Brendan O'Neill suggests that Kony 2012 is...racist...but then he makes some excellent points about how the viral video campaign is a kind of bastardized last gasp (hopefully!) of "humanitarian interventionism":
That's true - but who was it who zapped serious politics from international affairs and replaced it with a shallow, knee-jerk moralism? It wasn't the tiny team behind Kony 2012, but rather the far bigger and more influential collective of "humanitarian interventionists" - those politicians, journalists and human-rights activists who have spent the past two decades reducing every messy conflict around the world to a simple case of Good v Evil.
One of key architects of "humanitarian interventionism", Tony Blair, was loudly applauded by serious liberal newspapers such as the Independent and the Guardian when, in 1999, he set out his mission to replace realpolitik with black-and-white moralism.
In a speech in Chicago, unveiling what would later become known as "the Chicago doctrine", Blair declared that when "evil" is occurring somewhere in the world, then "the principle of non-intervention [should] yield to the international responsibility to protect". He explicitly used nursery-style language to describe this new interventionist imperative. So he said that his and Bill Clinton's bombing of Yugoslavia in 1999 was a "battle between good and evil, between civilisation and barbarity".
The serious commentariat - including some of the people now slamming Justin Bieber for looking at Uganda through fairytale goggles - lapped up Blair's uber-moralisation of complex international issues. Indeed, many of them treated Slobodan Milosevic, the Serb Yugoslav leader who was attacked by Blair and Clinton, in the same way fuzzy-minded teens now treat Joseph Kony - as a wicked, awful, unspeakable man whom they could conspicuously hate.
So the Guardian described Milosevic as "the chilling embodiment of evil" - the same post-political language now inherited by the organisers of Kony 2012. Other serious reporters openly admitted that railing against "evil" Serbs in the 1990s provided them with a moral rush and sense of purpose. One Guardian columnist said:
My father had the honour of fighting fascism; I instead have the strange privilege of meeting the people who are fighting a pale but unmistakable imitation of the Third Reich [the Serbs].
Chris Hedges, who covered the Yugoslav conflicts for the New York Times, likewise admitted to getting a thrill from screeching at the Serbs.
Many of us, restless and unfulfilled, see no supreme worth in our lives. [W]ar, at least gives a sense that we can rise above our smallness and divisiveness.
This is precisely the same emotion now motoring the Kony 2012 campaign - the narcissistic desire to rise above one's own "smallness" by indulging in an orgy of collective hate against a man who seems simplistically evil and Third Reich-like.
If Kony 2012 really has emptied a complex conflict of its nuance and turned a foreign warlord into a dastardly figure we can all feel good about hating, then it learned those tricks from serious players in the world of modern liberal politics - they've been doing the same thing for two decades.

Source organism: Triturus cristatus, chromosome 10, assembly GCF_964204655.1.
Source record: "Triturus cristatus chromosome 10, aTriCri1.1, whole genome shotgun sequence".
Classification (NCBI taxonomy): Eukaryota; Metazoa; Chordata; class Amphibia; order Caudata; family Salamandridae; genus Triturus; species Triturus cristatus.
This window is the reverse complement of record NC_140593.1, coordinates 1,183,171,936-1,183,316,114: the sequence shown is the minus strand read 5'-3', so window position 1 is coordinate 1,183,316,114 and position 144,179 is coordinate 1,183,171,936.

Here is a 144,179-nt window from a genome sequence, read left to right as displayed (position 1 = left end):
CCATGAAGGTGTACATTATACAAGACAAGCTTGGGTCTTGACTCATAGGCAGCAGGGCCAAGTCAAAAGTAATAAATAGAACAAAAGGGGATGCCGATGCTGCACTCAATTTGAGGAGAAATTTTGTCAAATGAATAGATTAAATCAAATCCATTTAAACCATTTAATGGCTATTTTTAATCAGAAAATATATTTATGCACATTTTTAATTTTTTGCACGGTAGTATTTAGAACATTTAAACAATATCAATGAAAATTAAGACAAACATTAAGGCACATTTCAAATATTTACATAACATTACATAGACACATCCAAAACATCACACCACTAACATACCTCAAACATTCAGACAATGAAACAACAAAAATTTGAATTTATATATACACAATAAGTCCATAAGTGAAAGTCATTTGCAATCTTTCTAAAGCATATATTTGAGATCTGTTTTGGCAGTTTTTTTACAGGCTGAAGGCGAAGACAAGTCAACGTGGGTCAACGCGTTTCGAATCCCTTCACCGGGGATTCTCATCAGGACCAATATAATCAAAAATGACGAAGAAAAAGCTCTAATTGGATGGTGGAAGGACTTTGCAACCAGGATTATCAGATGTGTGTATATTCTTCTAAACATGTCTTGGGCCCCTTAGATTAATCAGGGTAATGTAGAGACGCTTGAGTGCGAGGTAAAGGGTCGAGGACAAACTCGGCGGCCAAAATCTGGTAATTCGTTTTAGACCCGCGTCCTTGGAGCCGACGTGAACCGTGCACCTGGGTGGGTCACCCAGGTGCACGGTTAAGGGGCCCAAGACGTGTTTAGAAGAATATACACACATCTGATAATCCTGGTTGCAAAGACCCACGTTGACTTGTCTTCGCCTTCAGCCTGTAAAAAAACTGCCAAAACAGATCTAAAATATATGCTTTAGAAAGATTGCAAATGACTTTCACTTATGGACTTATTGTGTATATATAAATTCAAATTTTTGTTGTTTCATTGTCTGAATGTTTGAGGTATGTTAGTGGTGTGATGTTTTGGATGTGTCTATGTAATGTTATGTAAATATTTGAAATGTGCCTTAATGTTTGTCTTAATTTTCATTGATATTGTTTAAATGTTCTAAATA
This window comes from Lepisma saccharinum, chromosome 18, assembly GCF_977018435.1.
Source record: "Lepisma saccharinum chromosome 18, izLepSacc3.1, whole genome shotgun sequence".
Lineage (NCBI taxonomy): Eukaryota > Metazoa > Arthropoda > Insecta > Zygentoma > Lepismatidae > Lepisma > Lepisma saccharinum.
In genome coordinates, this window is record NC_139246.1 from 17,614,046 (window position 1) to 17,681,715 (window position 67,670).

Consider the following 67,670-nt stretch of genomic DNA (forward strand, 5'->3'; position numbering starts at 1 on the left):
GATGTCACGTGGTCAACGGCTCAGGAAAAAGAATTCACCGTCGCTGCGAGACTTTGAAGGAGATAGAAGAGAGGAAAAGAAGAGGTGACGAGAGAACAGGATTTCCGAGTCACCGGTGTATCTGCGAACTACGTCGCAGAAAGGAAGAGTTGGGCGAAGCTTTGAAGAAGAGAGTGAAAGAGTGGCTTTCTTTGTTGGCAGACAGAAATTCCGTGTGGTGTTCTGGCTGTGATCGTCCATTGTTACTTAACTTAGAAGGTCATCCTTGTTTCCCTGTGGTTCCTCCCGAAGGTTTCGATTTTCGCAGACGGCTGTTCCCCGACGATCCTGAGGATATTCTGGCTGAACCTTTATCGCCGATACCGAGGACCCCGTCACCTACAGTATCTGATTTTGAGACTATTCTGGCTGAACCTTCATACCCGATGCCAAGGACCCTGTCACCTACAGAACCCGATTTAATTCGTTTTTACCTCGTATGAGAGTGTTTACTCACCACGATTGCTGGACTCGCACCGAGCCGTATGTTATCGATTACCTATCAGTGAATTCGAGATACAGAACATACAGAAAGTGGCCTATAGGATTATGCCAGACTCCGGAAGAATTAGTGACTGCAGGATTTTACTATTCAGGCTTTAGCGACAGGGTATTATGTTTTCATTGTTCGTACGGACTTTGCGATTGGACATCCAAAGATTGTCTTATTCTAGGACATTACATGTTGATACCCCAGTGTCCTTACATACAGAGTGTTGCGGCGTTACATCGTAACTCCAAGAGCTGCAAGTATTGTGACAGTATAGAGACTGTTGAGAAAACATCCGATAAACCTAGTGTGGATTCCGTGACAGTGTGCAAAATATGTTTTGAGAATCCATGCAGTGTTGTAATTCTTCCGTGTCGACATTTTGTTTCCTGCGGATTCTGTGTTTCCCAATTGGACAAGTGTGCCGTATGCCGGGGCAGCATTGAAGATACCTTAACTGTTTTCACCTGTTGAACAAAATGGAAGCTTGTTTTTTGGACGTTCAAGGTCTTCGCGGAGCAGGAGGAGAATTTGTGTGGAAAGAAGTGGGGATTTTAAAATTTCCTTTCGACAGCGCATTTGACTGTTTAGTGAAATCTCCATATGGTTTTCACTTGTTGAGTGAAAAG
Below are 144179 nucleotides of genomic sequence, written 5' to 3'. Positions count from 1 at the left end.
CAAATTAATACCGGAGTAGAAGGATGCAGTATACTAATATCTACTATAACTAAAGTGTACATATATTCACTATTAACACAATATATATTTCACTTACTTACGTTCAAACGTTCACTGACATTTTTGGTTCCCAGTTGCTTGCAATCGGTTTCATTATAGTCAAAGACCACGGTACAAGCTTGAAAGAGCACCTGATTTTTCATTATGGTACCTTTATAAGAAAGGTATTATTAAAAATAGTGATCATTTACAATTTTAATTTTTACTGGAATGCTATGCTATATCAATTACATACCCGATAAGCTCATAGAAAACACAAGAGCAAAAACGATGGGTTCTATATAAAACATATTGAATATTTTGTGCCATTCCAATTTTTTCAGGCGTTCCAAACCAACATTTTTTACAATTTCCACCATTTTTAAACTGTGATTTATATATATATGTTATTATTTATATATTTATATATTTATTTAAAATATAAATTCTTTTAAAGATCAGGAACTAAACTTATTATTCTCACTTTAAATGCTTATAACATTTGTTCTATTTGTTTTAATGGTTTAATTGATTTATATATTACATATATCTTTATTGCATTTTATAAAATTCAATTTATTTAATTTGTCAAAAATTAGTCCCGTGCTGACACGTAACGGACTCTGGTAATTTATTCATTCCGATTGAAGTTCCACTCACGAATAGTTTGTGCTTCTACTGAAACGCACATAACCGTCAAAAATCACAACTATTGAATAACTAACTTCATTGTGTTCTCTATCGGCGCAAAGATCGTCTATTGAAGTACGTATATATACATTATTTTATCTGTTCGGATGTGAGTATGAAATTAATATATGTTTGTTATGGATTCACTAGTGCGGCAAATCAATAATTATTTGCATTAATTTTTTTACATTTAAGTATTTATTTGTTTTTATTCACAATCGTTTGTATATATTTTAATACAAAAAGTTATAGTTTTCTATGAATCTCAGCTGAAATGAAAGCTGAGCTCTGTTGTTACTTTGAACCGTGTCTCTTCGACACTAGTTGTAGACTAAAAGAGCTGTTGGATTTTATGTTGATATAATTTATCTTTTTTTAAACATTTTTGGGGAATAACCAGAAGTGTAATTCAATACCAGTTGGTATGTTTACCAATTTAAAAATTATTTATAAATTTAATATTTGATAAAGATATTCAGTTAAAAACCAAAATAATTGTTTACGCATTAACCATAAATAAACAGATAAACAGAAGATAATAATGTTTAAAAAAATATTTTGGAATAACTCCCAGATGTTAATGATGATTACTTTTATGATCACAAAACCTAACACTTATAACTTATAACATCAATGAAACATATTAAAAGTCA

Indeed, the hacks and activists of the "humanitarian" set have even plied their low moralistic trade in Africa, acting paternalistically towards that continent long before Kony 2012 did.
During the Darfur conflict of the mid-2000s, all the tools now used by Kony 2012 - the language of good and evil, the depiction of certain Africans as mad, the achievement of a cheap moral thrill through lambasting evil wogs - were all honed by liberal campaigners and commentators.
So, very few commentators took George Clooney to task when, in his capacity as a spokesman for the Save Darfur Coalition, he said of Darfur: "It's not a political issue. There is only right and wrong." Apparently it is bad for Bieber to depict Africa in black-and-white terms, but okay for Clooney to do so.
Nor did commentators mind when a celeb spokesman for Save The Children declared in 2007 that "Africa is a very complex place, but the Darfur crisis is quite simple. The conflict is essentially the Arabs against the Africans. It's all tied up in various battles over things like oil and gold." That assessment of Darfur is easily as boneheaded as Kony 2012's analysis of Uganda.
Meanwhile, a veteran British journalist hysterically claimed the situation in Darfur was "comparable to the death camps in Nazi Germany". And the great and the good in the right-on world of caring commentary and NGO activism sagely nodded in agreement.
Indeed, the searing criticism made by the author Mahmood Mamdani of the Save Darfur campaign in 2007 reveals that it was, in many ways, the predecessor to Kony 2012. Mamdani said the serious media and serious activists had connived in the
...reduction of a complex political context to a morality tale unfolding in a world populated by villains and victims who never trade places and so can always and easily be told apart.
That is precisely what Kony 2012 is doing in relation to Uganda. It is very unbecoming of the serious commentators who actually invented that mode of shallow, moralistic politics to now take the mick out of Kony 2012. How easy it is to mock P Diddy and teenage Americans for engaging in collective posturing against evil foreigners.
Yet what such mocking overlooks is that the moralistic zealots of the simple-minded Kony 2012 campaign are actually the bastard offspring of the liberal elite and its cynical, self-serving moralisation of international affairs.